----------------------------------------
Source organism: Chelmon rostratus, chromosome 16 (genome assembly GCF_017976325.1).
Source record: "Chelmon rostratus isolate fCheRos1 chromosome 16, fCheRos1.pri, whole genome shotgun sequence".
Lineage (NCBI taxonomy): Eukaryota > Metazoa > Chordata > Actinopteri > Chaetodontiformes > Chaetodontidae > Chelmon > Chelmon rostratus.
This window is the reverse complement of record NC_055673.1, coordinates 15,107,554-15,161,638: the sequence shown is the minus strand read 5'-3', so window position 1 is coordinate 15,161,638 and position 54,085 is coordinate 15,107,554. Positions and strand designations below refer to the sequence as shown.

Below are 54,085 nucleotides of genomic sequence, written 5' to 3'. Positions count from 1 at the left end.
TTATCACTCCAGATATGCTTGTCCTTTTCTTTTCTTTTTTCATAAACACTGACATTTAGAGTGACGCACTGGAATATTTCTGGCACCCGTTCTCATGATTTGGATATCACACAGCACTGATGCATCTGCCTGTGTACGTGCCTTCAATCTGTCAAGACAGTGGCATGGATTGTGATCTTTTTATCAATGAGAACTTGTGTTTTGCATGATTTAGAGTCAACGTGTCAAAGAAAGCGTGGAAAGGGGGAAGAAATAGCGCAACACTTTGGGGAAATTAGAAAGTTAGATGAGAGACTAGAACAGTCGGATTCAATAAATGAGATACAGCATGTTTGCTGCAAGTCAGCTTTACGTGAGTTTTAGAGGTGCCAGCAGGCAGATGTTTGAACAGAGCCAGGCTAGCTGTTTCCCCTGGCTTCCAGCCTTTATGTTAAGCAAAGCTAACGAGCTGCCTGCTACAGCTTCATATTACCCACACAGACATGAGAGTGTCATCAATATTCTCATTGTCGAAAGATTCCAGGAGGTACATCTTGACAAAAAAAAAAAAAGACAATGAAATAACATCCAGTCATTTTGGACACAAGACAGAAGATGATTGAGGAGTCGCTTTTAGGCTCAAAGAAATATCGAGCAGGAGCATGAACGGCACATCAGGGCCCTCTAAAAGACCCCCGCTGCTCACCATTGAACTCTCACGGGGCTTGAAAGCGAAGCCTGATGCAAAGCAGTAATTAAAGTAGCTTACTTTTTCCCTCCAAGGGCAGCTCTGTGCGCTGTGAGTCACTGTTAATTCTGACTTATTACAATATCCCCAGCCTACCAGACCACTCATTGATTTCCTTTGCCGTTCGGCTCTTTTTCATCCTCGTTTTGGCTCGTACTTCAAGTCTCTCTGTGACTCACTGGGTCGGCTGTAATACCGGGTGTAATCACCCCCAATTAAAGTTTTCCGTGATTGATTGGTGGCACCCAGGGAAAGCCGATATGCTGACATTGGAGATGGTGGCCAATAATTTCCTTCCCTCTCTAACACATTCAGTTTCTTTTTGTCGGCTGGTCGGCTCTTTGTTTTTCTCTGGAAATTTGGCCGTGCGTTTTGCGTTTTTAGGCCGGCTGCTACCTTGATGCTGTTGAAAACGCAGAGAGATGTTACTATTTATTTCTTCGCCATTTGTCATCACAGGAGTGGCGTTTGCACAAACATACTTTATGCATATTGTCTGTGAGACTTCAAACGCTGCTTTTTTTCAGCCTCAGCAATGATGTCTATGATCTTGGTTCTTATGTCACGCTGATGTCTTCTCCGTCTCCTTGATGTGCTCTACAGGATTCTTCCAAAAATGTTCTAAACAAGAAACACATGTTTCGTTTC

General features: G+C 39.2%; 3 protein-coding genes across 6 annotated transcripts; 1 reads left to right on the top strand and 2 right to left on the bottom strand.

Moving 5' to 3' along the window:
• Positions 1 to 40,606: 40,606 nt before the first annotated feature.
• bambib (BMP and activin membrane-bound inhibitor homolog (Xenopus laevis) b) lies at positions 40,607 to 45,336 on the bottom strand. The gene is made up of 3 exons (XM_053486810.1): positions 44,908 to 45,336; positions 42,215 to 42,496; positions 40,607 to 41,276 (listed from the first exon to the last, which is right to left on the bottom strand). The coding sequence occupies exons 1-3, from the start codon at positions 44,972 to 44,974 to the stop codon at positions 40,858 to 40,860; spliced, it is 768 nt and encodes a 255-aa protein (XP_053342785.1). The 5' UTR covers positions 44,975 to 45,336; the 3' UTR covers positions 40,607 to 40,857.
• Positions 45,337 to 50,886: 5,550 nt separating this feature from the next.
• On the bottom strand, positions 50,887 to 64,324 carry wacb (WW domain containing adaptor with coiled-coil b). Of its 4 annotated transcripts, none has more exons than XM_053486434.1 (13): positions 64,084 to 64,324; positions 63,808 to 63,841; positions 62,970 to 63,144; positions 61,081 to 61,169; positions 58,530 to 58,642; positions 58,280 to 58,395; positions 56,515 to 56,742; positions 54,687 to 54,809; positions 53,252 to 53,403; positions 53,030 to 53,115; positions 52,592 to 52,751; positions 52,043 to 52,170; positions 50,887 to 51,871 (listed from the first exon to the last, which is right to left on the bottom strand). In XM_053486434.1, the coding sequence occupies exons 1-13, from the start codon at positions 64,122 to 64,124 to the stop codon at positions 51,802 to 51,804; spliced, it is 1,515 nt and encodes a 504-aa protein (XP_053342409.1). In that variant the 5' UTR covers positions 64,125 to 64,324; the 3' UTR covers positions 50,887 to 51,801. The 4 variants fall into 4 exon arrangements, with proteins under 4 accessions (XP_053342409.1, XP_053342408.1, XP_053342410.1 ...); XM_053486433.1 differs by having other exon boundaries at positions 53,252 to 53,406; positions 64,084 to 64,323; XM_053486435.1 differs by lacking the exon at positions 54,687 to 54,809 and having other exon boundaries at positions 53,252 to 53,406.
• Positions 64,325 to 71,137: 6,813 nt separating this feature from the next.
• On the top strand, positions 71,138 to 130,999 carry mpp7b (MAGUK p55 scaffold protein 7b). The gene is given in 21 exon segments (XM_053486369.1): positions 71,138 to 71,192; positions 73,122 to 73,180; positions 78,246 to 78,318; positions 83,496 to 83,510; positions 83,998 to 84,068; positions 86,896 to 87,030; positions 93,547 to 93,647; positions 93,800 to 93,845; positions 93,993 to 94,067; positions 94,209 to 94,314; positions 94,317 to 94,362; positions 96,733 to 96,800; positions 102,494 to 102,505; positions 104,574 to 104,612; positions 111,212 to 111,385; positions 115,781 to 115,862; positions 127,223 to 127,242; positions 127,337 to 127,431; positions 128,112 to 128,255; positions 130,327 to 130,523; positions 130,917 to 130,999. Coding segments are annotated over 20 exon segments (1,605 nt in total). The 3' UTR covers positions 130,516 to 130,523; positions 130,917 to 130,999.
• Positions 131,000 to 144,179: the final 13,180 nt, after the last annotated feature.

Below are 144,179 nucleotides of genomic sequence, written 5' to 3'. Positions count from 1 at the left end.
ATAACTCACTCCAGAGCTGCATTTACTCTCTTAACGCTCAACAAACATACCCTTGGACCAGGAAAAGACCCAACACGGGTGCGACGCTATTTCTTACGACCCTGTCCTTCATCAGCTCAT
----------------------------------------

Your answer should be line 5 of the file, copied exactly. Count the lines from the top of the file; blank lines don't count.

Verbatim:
Below are 54,085 nucleotides of genomic sequence, written 5' to 3'. Positions count from 1 at the left end.